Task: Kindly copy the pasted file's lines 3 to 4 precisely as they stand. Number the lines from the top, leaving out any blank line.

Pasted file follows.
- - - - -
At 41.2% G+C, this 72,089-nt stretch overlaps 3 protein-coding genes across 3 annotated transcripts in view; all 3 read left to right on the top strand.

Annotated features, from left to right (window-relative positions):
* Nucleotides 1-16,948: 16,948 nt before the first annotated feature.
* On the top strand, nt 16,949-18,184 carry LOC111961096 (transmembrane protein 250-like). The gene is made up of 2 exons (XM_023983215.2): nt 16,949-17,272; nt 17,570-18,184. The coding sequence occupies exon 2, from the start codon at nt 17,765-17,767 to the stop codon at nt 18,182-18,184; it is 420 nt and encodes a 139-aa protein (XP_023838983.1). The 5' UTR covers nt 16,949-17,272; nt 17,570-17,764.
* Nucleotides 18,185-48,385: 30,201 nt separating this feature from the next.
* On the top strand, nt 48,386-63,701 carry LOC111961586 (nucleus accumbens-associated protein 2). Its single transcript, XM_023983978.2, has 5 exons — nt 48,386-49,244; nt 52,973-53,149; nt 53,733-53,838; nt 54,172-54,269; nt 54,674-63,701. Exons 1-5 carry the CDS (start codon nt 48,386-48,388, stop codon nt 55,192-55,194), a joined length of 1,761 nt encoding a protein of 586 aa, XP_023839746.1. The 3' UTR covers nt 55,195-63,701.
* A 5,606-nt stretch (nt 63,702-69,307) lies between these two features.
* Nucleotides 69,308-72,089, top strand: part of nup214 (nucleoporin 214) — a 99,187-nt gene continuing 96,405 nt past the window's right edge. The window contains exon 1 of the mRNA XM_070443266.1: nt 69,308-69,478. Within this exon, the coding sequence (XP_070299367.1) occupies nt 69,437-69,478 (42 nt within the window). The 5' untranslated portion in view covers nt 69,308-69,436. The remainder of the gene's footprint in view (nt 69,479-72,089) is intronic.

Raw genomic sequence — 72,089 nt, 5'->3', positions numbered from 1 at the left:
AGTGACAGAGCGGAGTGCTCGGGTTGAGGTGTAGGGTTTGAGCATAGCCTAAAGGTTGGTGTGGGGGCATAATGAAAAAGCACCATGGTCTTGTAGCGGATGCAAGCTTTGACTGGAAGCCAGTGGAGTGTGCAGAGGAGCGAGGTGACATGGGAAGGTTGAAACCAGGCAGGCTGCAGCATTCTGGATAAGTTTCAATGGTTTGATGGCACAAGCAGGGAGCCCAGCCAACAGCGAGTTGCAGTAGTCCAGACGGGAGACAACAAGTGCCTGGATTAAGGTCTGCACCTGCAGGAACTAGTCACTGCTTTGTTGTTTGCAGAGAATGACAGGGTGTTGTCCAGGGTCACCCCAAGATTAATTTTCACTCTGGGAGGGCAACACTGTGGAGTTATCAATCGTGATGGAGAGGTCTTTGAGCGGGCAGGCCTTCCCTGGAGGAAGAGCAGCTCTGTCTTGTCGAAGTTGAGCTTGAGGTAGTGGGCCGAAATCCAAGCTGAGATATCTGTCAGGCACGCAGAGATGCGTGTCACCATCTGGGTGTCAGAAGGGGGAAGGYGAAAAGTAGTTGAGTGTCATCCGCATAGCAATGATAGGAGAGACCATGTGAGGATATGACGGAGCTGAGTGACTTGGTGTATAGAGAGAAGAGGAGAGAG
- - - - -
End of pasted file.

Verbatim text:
* Nucleotides 1-16,948: 16,948 nt before the first annotated feature.
* On the top strand, nt 16,949-18,184 carry LOC111961096 (transmembrane protein 250-like). The gene is made up of 2 exons (XM_023983215.2): nt 16,949-17,272; nt 17,570-18,184. The coding sequence occupies exon 2, from the start codon at nt 17,765-17,767 to the stop codon at nt 18,182-18,184; it is 420 nt and encodes a 139-aa protein (XP_023838983.1). The 5' UTR covers nt 16,949-17,272; nt 17,570-17,764.